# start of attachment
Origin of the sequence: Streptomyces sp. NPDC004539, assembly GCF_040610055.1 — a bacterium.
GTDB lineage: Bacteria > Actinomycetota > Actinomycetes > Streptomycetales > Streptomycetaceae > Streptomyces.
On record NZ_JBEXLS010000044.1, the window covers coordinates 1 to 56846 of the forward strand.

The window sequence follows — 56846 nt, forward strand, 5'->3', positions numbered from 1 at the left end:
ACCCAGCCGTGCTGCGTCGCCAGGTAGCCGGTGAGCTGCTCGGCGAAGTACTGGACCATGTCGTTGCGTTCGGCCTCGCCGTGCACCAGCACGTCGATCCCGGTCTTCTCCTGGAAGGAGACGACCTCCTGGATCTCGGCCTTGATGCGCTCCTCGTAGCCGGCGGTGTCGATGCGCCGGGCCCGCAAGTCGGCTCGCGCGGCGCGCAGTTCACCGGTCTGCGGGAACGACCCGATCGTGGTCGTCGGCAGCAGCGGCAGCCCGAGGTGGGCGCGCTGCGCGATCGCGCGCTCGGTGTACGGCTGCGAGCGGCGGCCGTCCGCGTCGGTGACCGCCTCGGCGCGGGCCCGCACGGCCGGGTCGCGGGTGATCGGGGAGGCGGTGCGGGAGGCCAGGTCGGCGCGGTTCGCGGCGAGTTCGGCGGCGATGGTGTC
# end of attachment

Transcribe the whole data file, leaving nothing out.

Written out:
Origin of the sequence: Streptomyces sp. NPDC004539, assembly GCF_040610055.1 — a bacterium.
GTDB lineage: Bacteria > Actinomycetota > Actinomycetes > Streptomycetales > Streptomycetaceae > Streptomyces.
On record NZ_JBEXLS010000044.1, the window covers coordinates 1 to 56846 of the forward strand.

The window sequence follows — 56846 nt, forward strand, 5'->3', positions numbered from 1 at the left end:
ACCCAGCCGTGCTGCGTCGCCAGGTAGCCGGTGAGCTGCTCGGCGAAGTACTGGACCATGTCGTTGCGTTCGGCCTCGCCGTGCACCAGCACGTCGATCCCGGTCTTCTCCTGGAAGGAGACGACCTCCTGGATCTCGGCCTTGATGCGCTCCTCGTAGCCGGCGGTGTCGATGCGCCGGGCCCGCAAGTCGGCTCGCGCGGCGCGCAGTTCACCGGTCTGCGGGAACGACCCGATCGTGGTCGTCGGCAGCAGCGGCAGCCCGAGGTGGGCGCGCTGCGCGATCGCGCGCTCGGTGTACGGCTGCGAGCGGCGGCCGTCCGCGTCGGTGACCGCCTCGGCGCGGGCCCGCACGGCCGGGTCGCGGGTGATCGGGGAGGCGGTGCGGGAGGCCAGGTCGGCGCGGTTCGCGGCGAGTTCGGCGGCGATGGTGTC